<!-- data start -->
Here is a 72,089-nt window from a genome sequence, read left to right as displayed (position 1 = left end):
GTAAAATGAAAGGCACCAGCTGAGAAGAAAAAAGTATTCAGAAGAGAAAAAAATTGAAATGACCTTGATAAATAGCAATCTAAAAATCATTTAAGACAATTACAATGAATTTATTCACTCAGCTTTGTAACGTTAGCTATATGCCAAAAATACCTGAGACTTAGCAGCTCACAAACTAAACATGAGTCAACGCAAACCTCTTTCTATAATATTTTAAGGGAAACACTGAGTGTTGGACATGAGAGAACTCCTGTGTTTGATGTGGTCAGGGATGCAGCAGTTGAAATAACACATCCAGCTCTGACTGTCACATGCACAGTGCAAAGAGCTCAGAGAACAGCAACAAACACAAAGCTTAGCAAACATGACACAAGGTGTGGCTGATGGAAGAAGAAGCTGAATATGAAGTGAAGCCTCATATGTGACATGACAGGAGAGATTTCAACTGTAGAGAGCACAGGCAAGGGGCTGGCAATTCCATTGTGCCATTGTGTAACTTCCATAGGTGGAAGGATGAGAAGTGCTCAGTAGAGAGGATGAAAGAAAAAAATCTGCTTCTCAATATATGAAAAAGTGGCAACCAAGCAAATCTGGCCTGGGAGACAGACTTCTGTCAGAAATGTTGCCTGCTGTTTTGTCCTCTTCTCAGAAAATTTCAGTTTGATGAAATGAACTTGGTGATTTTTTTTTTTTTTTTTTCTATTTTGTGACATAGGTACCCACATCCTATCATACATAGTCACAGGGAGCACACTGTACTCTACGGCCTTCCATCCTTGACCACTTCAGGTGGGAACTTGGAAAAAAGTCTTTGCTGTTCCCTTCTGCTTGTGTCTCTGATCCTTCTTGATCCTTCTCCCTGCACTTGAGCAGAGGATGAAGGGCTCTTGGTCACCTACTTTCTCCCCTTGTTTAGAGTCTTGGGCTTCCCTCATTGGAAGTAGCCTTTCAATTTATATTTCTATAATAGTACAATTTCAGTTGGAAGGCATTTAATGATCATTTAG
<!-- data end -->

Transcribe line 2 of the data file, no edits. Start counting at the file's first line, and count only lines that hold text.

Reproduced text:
GTAAAATGAAAGGCACCAGCTGAGAAGAAAAAAGTATTCAGAAGAGAAAAAAATTGAAATGACCTTGATAAATAGCAATCTAAAAATCATTTAAGACAATTACAATGAATTTATTCACTCAGCTTTGTAACGTTAGCTATATGCCAAAAATACCTGAGACTTAGCAGCTCACAAACTAAACATGAGTCAACGCAAACCTCTTTCTATAATATTTTAAGGGAAACACTGAGTGTTGGACATGAGAGAACTCCTGTGTTTGATGTGGTCAGGGATGCAGCAGTTGAAATAACACATCCAGCTCTGACTGTCACATGCACAGTGCAAAGAGCTCAGAGAACAGCAACAAACACAAAGCTTAGCAAACATGACACAAGGTGTGGCTGATGGAAGAAGAAGCTGAATATGAAGTGAAGCCTCATATGTGACATGACAGGAGAGATTTCAACTGTAGAGAGCACAGGCAAGGGGCTGGCAATTCCATTGTGCCATTGTGTAACTTCCATAGGTGGAAGGATGAGAAGTGCTCAGTAGAGAGGATGAAAGAAAAAAATCTGCTTCTCAATATATGAAAAAGTGGCAACCAAGCAAATCTGGCCTGGGAGACAGACTTCTGTCAGAAATGTTGCCTGCTGTTTTGTCCTCTTCTCAGAAAATTTCAGTTTGATGAAATGAACTTGGTGATTTTTTTTTTTTTTTTTTCTATTTTGTGACATAGGTACCCACATCCTATCATACATAGTCACAGGGAGCACACTGTACTCTACGGCCTTCCATCCTTGACCACTTCAGGTGGGAACTTGGAAAAAAGTCTTTGCTGTTCCCTTCTGCTTGTGTCTCTGATCCTTCTTGATCCTTCTCCCTGCACTTGAGCAGAGGATGAAGGGCTCTTGGTCACCTACTTTCTCCCCTTGTTTAGAGTCTTGGGCTTCCCTCATTGGAAGTAGCCTTTCAATTTATATTTCTATAATAGTACAATTTCAGTTGGAAGGCATTTAATGATCATTTAG